Love Letters | religious life

Depending on your denominational orientation, the Torah can be seen as God’s love letters to the Jewish people, or B’nei Yisrael’s love letters to God. However, some people historically and pejoratively have interpreted the Torah as something devoid of love, strictly a collection of guidelines devoid of feeling. The argument of law versus love has accompanied the Jewish people, sometimes for better and sometimes for worse.

The first distinctive word in this week’s parashah, hence its title, is Mishpatim. It can be understood as laws, but it can also mean phrases, like words bound together, statutes, codes (of conduct), ordinances, standards for righteous living. There are 53 Mishpatim in this parsha.

Parshat Mishpatim presents a range of laws for us, but not in any easily discernible order. Therefore, these laws, which some scholars call the Covenant Code, take time to review and understand. Some resemble legal constructs from ancient neighboring societies, such as the Code of Hammurabi, Ur-Nammu, Eshnunna, Hittite, Middle Assyrian, and Sumerian laws. However, Mishpatim is specific to Jewish tradition, with laws related to honoring (One) God, Shabbat, kashrut, Shalosh Regalim (The three pilgrimage festivals: Passover, Shavuot and Sukkot), indentured servants , care and consideration for parents, other humans, livestock, among others.

Snowflakes fall into intricate lace patterns, not always easy to grasp, sometimes dissolving before their details are fully seen. Like snowflakes, these laws are complex and varied. Unlike snowflakes, they are weighted down to earth and kept in sacred text, guiding our lives, even helping us to turn our enemy into a brother or sister.

Geneva philosopher, writer and composer, Jean Jacques Rousseau (1712-1778) maintained that people were born free. He postulated that they must voluntarily give legitimate authority to the government through social contracts that allow for mutual preservation. According to this view, laws are designed to protect citizens individually and collectively. Five reasons for passing laws have been identified: 1. To protect a person or group from harm. 2. To prevent someone from harming themselves. 3. Promote an individual’s or group’s understanding of morality. 4. Provision of goods and services to individuals or organizations. 5. Protect governments and their leaders from harm.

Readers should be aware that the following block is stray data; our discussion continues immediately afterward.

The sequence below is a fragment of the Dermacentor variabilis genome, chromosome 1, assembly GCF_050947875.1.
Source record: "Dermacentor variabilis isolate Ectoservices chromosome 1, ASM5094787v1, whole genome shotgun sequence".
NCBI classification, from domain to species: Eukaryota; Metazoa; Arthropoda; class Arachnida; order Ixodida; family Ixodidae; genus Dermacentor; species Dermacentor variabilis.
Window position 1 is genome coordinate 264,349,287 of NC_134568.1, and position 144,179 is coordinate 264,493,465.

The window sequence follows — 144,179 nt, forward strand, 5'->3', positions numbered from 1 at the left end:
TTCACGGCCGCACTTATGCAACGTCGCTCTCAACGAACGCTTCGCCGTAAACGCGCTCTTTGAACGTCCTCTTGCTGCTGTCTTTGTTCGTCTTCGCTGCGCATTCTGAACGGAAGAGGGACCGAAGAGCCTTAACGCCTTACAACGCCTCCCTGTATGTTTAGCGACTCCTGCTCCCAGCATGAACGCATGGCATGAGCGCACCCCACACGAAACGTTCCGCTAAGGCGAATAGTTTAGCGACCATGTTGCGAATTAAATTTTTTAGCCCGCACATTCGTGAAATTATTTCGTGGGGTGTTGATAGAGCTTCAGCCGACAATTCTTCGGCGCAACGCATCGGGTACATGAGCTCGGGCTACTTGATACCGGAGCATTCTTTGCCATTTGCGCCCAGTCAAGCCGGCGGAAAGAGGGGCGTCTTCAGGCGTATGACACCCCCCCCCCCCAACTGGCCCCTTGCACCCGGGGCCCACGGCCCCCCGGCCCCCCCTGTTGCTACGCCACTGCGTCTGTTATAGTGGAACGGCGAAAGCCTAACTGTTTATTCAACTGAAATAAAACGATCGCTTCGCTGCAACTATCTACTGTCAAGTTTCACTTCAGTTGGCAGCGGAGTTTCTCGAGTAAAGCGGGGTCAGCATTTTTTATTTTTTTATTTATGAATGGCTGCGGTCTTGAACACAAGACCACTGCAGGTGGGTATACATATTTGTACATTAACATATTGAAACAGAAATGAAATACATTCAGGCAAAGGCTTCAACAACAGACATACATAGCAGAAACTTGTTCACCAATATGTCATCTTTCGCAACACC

Contrary to Roussaeu’s claims, B’nai Yisrael remembers wandering the desert on his way to becoming a free people because he was not born free. Instead, freedom was won with the risks and responsibilities of parting with the conditions of slavery. Although leaving Mitzrayim, the land of narrow spaces, was a seminal event Biblically speaking, it was not a singular event. These risks and responsibilities must be activated in every era, revitalizing us and our relationship with something greater than ourselves. In every age we are to “do”…na’aseh ve nishmah…and hear (Ex. 19:8, 24:3, 24:7), or interpret what we are to do according to our time, engaging again to our sacred community. of act. Therefore, the articulation and implementation of Jewish laws established an evolving laboratory of personal and societal ideals where human flourishing and the care of all Creation could establish paradise on earth.

Interestingly, as Rousseau developed his Enlightenment theories, he identified Judaism and its emphasis on compassion and justice as an extremely advanced societal structure, surpassing the detail and effectiveness of his own modern sociopolitical frameworks.

Love letters have power and significance. They can change hearts and minds. They can improve the circumstances. Whether we are oriented towards the love of peoples for God or the love of God for people, the laws transmitted by the Torah, preserved in sentences, continue to provide us with models for the refinement of self and society. As we engage these Mishpatim, may we deeply understand that the work does not end with words on a page. What matters is what we do with it, even if it means making adaptations for the good of all. Moreover, these laws stem from an expansive and tenacious love that allows Judaism to be an interpretive tradition. Here, love and law unite. They are the basis as well as the fuel to allow us to move forward and dare to do better. jn

Rabbi Mindie Snyder is the rabbi and chaplain of Sun Health Communities.

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